Now that the Internet Corporation for Assigned Names and Numbers (ICANN) is proceeding on schedule to accept applications for new generic Top Level Domains (gTLDs)—the extensions to the right of the final dot in an Internet address such as .com and .org—trademark owners need to know how to protect their rights. Following is a description of the procedures ICANN makes available for this purpose.

  1. Public comments. ICANN will post the public portions of every gTLD application on its website approximately two weeks after the application period ends on April 12. Based on the information, anyone may submit written comments on a pending application and those comments will be considered by an evaluation panel if submitted within 60 days. Pointing out how an applied-for gTLD infringes on, or might be confused with, a registered trademark is an easy way to inform ICANN and the offending applicant that the gTLD should not be awarded.
  2. Legal rights objection. Formally disputing a gTLD application on this ground must show “the potential use of the applied-for-gTLD by the applicant takes unfair advantage of the distinctive character or the reputation of the objector’s registered or unregistered trademark or service mark.”
  3. Trademark Clearinghouse. Certain protections are afforded trademark holders even after a new gTLD has been added to the Internet. Among them is the Trademark Clearinghouse, “a central repository for information to be authenticated, stored, and disseminated, pertaining to the rights of trademark holders.” It will be operated by a service provider through a contract with ICANN.
  4. Trademark claims service. Operating in conjunction with the Trademark Clearinghouse, this service allows a mark holder to notify a domain name registrant that the applied-for domain name is an identical match to a trademark listed in the Trademark Clearinghouse. The service “is intended to provide clear notice to the prospective registrant of the scope of the mark holder’s rights in order minimize the chilling effect on registrants.”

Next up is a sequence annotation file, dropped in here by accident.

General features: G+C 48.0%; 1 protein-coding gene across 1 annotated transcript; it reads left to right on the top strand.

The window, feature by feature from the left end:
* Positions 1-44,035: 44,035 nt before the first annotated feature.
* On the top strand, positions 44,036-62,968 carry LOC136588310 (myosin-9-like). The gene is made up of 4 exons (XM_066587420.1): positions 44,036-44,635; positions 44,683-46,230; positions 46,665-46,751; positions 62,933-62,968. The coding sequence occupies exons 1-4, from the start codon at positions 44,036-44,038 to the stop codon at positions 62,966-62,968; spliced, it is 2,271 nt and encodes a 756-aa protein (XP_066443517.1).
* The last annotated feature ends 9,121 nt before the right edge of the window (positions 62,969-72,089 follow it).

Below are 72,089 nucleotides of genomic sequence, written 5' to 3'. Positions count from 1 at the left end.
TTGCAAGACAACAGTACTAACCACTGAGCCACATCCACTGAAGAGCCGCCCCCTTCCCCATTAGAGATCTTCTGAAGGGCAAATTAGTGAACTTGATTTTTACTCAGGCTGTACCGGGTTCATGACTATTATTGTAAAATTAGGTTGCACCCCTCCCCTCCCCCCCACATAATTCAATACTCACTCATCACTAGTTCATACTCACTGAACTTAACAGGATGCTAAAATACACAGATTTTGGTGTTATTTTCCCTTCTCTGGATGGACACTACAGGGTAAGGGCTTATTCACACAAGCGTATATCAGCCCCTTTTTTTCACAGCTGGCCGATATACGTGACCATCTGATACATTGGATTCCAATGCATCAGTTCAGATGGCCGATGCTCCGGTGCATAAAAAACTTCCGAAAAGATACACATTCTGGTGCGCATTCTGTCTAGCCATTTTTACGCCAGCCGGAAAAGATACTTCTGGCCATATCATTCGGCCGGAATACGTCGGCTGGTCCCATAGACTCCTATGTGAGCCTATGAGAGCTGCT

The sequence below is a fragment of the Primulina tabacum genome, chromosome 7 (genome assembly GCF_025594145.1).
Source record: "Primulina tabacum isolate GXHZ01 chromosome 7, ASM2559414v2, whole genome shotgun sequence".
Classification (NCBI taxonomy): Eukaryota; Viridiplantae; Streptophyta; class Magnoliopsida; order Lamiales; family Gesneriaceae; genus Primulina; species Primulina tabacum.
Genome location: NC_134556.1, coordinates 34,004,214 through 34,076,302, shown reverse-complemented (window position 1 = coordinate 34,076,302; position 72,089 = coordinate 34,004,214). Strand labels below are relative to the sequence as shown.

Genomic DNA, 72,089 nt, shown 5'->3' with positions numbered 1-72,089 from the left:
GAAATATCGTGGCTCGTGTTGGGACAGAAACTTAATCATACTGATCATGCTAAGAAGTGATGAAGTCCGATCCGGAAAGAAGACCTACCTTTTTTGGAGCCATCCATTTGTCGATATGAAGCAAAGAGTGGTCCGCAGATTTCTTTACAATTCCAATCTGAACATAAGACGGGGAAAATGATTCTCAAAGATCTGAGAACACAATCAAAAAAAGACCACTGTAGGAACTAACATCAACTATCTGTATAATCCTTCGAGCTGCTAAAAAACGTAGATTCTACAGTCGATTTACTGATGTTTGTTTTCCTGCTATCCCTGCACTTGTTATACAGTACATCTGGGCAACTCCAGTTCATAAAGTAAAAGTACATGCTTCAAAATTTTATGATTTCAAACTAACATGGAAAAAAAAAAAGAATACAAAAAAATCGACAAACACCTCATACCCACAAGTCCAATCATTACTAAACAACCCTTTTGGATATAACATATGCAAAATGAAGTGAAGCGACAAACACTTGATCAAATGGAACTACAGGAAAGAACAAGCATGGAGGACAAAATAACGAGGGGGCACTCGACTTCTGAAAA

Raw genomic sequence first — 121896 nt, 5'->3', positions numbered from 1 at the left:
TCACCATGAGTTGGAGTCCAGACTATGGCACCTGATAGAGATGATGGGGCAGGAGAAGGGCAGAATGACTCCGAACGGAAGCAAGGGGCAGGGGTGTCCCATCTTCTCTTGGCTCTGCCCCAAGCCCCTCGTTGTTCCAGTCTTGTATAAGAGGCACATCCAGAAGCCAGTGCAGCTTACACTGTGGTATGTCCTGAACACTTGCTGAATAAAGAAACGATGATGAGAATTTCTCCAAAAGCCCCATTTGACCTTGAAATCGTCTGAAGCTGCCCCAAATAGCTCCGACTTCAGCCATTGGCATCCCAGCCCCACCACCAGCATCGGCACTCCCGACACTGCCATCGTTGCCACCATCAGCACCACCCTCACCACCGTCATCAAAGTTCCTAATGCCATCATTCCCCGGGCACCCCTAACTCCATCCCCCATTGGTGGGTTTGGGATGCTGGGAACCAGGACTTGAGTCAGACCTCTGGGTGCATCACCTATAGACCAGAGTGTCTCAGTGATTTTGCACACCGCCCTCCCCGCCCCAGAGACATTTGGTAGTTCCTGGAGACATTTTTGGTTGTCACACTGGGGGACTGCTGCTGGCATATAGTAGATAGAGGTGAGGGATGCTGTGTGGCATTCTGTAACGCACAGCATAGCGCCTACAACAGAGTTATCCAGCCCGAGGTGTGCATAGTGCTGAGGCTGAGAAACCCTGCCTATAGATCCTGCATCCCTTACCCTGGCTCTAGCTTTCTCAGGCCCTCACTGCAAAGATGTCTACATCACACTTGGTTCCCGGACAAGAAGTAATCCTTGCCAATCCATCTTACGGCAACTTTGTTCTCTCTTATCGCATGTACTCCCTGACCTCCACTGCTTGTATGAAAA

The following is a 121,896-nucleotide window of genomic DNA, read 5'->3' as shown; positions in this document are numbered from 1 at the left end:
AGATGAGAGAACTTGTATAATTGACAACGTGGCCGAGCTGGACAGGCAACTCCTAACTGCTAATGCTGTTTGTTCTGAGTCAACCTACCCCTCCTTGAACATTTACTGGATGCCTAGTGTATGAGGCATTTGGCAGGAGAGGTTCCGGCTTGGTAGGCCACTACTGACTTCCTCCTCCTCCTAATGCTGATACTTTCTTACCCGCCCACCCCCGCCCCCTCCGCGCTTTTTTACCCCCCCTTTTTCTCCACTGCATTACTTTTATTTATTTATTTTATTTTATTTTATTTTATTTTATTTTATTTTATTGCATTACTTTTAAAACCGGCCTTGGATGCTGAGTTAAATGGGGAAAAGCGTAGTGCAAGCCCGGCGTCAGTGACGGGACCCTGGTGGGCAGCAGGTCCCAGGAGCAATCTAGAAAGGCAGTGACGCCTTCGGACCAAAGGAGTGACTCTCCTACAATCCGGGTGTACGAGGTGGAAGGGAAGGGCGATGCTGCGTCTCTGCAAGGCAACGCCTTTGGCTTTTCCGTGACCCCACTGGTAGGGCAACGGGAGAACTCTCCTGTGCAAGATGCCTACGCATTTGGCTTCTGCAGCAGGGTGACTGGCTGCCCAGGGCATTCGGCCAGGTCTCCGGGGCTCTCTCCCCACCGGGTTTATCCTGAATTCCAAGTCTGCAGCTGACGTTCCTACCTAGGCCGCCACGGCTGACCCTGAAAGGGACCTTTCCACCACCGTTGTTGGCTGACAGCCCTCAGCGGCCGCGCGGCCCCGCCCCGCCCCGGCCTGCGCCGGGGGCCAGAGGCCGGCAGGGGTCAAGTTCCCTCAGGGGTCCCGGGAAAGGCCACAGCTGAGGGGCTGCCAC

5. Sunrise service. This service allows trademarks to be added to a list of names unavailable for use by other registrants in a particular gTLD. An applicant must demonstrate “ownership of a mark” that is “nationally or regionally registered and for which proof of use … was submitted to, and validated by, the Trademark Clearinghouse” or has been “court-validated” or is “specifically protected by a statute or treaty currently in effect and that was in effect on or before 26 June 2008.”
  6. Uniform Rapid Suspension System. A remedy for “clear cases of trademark abuse,” the Uniform Rapid Suspention System(URS) permits a domain name to be locked and suspended if found to have been used in bad faith. A complaint must show by clear and convincing evidence that “the registered domain name is identical or confusingly similar to a word mark “for which the Complainant holds a valid national or regional registration and that is in current use” or “validated through court proceedings” or “specifically protected by a statute or treaty in effect at the time the URS complaint is filed.”
  7. Trademark post-delegation dispute resolution procedure. This procedure allows an alternative form of relief for less obvious cases of trademark infringement. The complainant must prove “by clear and convincing evidence that a registry operator’s “affirmative conduct in its operation or use of its gTLD string” either “causes or materially contributes” to the new gTLD string “taking unfair advantage of the distinctive character or the reputation of the complainant’s mark” or “impairing the distinctive character or the reputation of the complainant’s mark” or “creating a likelihood of confusion with the complainant’s mark.”
  8. Registry restrictions dispute resolution procedure. This remedy is available when a new gTLD owner’s violation of the community-based registration restrictions in the registry agreement harms an established institution associated with a defined community.

Strict timing rules govern when these procedures are available and, except for submitting public comments, ICANN’s rules also require proof of standing and the payment of costs to make use of them. Deciding which of these procedures may be appropriate will require a careful evaluation of an organization’s particular circumstances in light of ICANN’s requirements.